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  1. 4 points
    O black woman, do you know who you are? It is you for whom the birds sing when the dawn opens itself for inspection. It is the glow in your eyes that the stars imitate when they sparkle. It is the color of your flava that makes the rainbow dull in comparison, and it is via your beauty that we can physically witness God’s artistry.-Gibran-• O black woman, do you know who you are? You are the secret that only reveals itself when a man is truly ready to experience the joy of having his dream transformed into reality. You are God’s private blessing to men who know what to do within the point between birth and death. To dwell within the kingdom of YOU is where heaven begins. -Gibran- • O black woman, do you know who you are? You are both the starting point and the finish line for everything I could ever aspire to be. You are a force of nature that has broken my shackles so that I can walk freely. You have erased my doubts so that I can think clearly. You have repaired my broken wings so that I can soar beside you. -Gibran- • O black woman, do you know who you are? You are the magic that awes the universe, the splendor that amazes the earth, and the glory that makes men heart beat with pride when they attempt to possess u. -Gibran- • O black woman, do you know who you are? You are the beautiful gift that God left on the doorstep of my heart. You are that special moment in time when nothing else matters but most importantly, you are YOU! Unmistakably YOU! -Gibran- • O black woman, do you know who you are? You are the sunshine that lights my life from within. You are the fire that warms every fiber of my being and that illuminates my path so that I am never afraid of the darkness. -Gibran- • O black woman, did u know that when I stare in the skies the stars spell your name? I feel your touch in the wind and I see your face in the clouds. And when I stand under the shadow of your smile, I find shelter from the storm. -Gibran- • O black woman, do you know who you are? You are that warm safe place where all roads lead at the end of a day when I have slayed all my dragons and find that all of my strength comes from you. You melt on my life and I become complete. -Gibran- • O black woman, do you know who u are? You are chocolate, dipped in mystery, a specially-designed flava whose smile is brighter than the rainbow. -Gibran-
  2. 3 points
    Well, we were acquaintances, not friends since we did not run in the same circles because she was, as we used to call them, "sanctified", a member of the Church of God in Christ which back then forbade its women to wear lipstick, and frowned on drinking and smoking and dancing and playing cards. So her life was pretty much what it would've been had she been raised as a member of the NOI. Her name was Beatrice and she was an attractive girl and a choir soloist with a beautiful singing voice and a pleasant personality and was cherished by the congregation of her father's church. But her life took a detour when she was not only whispered about for being a daughter of Elijah Muhammad, - something that didn't come out until we were in our 20s when the black Muslims had become well known - but for what happened later when she again became the subject of more gossip after she was left "standing at the altar" in her white wedding gown because the groom never showed up for the rumored reason of being gay. She never wed and became an evangelist and died young, in her early 50s. i have no idea how she felt about the circumstances of her birth but she did have kind, loving adopted parents. There were a lot of little interesting back stories and skeletons in the closet among the black population in the small town where i grew up...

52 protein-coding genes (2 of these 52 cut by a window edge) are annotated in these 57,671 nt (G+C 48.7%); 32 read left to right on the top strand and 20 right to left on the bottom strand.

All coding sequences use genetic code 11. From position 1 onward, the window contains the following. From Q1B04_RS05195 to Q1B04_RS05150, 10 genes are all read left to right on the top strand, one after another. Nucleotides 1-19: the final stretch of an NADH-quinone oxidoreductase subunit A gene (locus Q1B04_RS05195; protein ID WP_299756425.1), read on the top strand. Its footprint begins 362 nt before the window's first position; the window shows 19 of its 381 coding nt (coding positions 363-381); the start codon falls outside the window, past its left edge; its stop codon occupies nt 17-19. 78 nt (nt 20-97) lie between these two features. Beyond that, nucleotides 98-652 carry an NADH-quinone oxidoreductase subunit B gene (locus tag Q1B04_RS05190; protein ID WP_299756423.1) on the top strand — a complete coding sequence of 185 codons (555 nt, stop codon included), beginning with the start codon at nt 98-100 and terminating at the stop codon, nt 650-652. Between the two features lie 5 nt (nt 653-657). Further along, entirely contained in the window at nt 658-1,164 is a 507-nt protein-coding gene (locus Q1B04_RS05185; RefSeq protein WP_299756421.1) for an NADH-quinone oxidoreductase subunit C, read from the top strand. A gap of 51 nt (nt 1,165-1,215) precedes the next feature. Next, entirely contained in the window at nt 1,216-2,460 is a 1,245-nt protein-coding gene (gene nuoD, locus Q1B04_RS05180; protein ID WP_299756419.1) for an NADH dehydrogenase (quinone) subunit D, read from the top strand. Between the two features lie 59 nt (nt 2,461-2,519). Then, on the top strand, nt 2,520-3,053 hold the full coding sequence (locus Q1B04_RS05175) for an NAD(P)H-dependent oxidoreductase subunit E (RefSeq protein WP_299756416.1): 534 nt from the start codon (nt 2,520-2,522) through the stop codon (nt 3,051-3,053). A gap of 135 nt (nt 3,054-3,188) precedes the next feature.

3. 3 points
    Discovering that Elijah Muhammad had a harem of young girls, many of whom he impregnated, was what drove Malcolm to leave the NOI and start his own sect. I personally knew a girl in my hometown who was fathered by Elijah Muhammad and was later adopted by a local minister of the Church of God and Christ, and his wife. Also, according to Malcolm's biography by Alex Haley, Malcolm was a pimp in his days before he went to prison and converted to Islam. Of course, Alex has proved to not always tell the truth in his books. Recently there have been reports that in 2010 Farrakhan became interested in Scientology and began to explore its concepts and encourage followers to study the disciplines of Dianetics in order to become coverts and learn the "auditing" procedures utilized to recruit and monitor others. i also read where Farrakhan has converted to Christianity, accepting Jesus Christ as his savior. I read about the Muslims and Dianetics in Wikipedia, which of course, draws criticism from certain people on this board. But i have always found well researched information there, and since the living people and the heirs of the dead people it profiles have an option to challenge and correct information about themselves or their works, i assume that what i read there is as good a source as any for information. As far as what i believe about black men automatically defending their women, i don't think doing so is a priority of theirs or something they do as a custom. Individual ones may do so in the course of protecting their families, the same way they would do if it came to their car or any property they valued. It's not something i dwell on. i remember a while back when one night my husband and i were awakened by a noise that made him wonder if someone was trying to break in. He immediately got up with the intention to go down stairs and see. i protested, asking him what did he think he could do? He continued out the room, saying he didn't know but would think of something when he got there. While i had my hand on the phone, i think he grabbed an object before he made it down the stairs where it proved to be a false alarm. So i guess "situational ethics" can trigger impulses. 😏